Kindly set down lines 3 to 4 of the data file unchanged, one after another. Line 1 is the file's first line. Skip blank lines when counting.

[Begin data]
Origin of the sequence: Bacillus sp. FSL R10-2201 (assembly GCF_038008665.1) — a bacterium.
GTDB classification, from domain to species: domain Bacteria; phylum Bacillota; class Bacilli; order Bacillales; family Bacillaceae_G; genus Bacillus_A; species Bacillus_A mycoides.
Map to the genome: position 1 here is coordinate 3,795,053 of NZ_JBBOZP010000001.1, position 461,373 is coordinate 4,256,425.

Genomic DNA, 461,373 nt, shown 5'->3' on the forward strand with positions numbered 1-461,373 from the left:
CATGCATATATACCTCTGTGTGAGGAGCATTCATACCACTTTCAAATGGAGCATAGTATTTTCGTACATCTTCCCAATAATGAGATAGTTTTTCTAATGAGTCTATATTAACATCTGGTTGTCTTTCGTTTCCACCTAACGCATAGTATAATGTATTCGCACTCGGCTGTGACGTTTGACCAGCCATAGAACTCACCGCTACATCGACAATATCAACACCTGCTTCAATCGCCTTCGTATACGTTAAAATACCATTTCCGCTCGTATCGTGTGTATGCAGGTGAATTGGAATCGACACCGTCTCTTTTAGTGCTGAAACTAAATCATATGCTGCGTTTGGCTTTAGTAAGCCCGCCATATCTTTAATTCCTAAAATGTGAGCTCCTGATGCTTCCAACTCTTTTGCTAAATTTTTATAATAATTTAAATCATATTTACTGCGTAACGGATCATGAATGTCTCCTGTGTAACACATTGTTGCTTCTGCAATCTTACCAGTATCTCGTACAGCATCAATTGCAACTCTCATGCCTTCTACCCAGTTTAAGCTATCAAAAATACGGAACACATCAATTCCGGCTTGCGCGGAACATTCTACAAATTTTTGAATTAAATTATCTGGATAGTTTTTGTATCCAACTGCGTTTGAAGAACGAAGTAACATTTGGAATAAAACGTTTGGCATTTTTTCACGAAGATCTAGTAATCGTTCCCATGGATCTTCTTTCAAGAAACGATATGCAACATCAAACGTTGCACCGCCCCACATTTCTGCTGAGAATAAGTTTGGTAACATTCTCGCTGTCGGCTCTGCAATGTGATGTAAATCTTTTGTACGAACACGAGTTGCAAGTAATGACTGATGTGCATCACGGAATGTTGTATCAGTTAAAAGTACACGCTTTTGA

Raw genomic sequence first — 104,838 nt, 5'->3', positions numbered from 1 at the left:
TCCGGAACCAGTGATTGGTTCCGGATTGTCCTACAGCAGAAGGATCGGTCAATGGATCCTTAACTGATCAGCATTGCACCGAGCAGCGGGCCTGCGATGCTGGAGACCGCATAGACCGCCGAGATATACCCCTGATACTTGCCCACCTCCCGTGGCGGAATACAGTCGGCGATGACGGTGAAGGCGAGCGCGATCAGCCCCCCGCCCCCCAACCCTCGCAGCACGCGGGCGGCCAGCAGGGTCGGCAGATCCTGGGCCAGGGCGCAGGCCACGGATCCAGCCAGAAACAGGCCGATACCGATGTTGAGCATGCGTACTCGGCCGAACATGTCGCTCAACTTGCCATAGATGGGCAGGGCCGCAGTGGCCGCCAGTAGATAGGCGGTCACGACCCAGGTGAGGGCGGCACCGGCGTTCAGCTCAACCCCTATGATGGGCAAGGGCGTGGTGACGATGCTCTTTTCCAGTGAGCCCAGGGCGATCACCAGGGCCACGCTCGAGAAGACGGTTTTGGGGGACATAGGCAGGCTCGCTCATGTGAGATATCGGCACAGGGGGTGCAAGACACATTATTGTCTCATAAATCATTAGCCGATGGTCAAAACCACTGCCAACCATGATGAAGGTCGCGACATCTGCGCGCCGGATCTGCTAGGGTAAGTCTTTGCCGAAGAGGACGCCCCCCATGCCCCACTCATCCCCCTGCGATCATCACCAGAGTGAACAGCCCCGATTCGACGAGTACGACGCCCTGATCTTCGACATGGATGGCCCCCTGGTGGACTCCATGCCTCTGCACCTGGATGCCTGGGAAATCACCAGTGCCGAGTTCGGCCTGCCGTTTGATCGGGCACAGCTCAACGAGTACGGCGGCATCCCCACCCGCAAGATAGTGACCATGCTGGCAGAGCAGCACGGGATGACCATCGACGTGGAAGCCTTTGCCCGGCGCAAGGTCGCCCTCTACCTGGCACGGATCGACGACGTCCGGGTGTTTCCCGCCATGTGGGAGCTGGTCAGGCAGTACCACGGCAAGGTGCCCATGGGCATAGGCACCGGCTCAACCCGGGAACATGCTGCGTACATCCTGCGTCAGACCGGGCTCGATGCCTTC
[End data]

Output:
Map to the genome: position 1 here is coordinate 3,795,053 of NZ_JBBOZP010000001.1, position 461,373 is coordinate 4,256,425.

Genomic DNA, 461,373 nt, shown 5'->3' on the forward strand with positions numbered 1-461,373 from the left: